Green provides four dimensions of leadership that can increase the efficiency of educational leaders, these include understanding self and others, understanding the complexity of organizational life, building bridges through relationships, and engaging in leadership best practices. The first one means that leaders must understand both themselves and others, which can be achieved through self-assessment of their beliefs and values. The second one implies that to be effective, leaders must be aware of the principles and culture of their organization (Green, 2017). The third dimension refers to leaders being required to develop strong, positive relationships with their followers to ensure their commitment to the desired outcome. The fourth one identifies the use of data-driven and research-based practices as the primary solution for instructional leadership. Thus, these dimensions form a reliable framework for leaders who aspire to enhance their performance and establish a well-functioning organizational system.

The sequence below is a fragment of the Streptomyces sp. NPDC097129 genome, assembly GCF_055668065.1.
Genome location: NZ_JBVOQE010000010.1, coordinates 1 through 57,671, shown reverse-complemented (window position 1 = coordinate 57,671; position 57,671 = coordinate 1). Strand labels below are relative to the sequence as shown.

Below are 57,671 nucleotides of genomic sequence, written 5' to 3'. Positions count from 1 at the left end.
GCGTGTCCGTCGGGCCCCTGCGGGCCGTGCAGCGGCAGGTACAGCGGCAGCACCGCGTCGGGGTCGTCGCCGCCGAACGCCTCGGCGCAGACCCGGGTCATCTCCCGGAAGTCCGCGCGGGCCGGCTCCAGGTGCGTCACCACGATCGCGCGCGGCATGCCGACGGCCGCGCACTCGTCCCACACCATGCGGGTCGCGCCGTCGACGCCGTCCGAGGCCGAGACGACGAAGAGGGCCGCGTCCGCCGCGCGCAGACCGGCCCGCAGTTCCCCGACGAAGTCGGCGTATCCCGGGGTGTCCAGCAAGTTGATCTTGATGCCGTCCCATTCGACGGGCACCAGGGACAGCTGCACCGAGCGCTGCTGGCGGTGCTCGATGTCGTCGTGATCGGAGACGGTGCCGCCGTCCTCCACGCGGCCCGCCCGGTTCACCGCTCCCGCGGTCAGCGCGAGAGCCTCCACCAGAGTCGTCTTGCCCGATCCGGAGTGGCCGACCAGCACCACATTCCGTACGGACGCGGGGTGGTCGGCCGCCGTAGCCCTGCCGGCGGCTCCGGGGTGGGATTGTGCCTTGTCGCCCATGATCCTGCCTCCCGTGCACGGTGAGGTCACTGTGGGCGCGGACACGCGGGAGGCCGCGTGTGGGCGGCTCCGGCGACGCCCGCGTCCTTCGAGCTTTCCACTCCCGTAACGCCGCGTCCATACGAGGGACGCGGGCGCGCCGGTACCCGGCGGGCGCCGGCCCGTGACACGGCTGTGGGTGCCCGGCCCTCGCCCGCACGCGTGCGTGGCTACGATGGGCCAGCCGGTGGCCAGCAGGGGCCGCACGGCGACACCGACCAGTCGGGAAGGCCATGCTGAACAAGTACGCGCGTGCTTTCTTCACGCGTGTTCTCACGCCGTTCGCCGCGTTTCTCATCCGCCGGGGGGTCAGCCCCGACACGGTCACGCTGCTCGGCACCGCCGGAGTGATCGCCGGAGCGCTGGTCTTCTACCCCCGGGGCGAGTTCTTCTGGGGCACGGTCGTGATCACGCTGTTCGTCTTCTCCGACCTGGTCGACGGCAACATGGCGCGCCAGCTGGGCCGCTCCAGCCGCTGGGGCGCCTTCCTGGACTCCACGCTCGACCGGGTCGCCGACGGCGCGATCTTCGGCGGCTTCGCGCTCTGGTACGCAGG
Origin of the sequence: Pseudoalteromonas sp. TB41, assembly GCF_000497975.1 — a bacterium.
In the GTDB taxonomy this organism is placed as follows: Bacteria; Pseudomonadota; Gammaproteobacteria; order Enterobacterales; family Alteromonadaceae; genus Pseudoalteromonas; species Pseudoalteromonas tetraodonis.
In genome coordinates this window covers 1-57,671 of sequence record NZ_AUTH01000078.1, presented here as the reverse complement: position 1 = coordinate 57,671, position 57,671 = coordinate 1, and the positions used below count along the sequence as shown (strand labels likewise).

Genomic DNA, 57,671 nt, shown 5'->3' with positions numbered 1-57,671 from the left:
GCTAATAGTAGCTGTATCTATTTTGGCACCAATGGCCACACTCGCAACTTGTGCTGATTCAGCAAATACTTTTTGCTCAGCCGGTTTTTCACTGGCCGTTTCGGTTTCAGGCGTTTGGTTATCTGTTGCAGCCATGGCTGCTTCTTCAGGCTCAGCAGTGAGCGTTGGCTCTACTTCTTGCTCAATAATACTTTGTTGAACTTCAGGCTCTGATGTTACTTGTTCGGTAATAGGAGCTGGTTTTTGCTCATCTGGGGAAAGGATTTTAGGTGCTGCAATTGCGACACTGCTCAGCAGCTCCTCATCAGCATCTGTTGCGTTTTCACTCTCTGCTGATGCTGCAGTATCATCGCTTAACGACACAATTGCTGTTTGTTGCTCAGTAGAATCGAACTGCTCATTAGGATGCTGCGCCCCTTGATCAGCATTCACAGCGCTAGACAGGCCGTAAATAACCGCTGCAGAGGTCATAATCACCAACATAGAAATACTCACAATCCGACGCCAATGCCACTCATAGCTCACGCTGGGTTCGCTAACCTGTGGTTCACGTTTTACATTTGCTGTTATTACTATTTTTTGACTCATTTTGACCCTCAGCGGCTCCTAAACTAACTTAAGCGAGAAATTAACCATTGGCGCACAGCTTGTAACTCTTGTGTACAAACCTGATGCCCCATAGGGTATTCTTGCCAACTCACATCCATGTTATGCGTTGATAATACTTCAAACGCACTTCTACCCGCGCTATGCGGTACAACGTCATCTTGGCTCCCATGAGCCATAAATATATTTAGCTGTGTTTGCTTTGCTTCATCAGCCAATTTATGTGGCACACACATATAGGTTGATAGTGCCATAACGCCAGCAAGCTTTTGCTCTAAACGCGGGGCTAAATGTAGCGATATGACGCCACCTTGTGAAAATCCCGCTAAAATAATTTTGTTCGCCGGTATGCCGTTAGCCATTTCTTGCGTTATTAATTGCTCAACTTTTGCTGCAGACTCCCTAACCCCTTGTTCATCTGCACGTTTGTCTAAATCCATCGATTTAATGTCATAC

Green goes in-depth into a variety of leadership styles, but it is crucial to understand that none of them should be used exclusively since they all have different purposes. For example, servant, transformational, and transactional types of leadership can be employed collectively as one strategy to achieve the desired results. First, by adhering to servant leadership principles, an individual can foster a good relationship with colleagues and community members. Then, having established themselves as trustworthy person, the leader can implement new ideas into the existing system by following the transformational leadership rules. Transactional leadership provides the followers with a material motivation for their performance, “contingent reward of transactional leadership has a positive significant effect on project success” (Aga, 2016, p. 524). Principles of this type of leadership will help the leader to create win-win situations, which are especially important during the challenging time of change. Thus, by embracing different leadership styles, leaders can facilitate the processes that are crucial to adjusting to the 21st-century environment.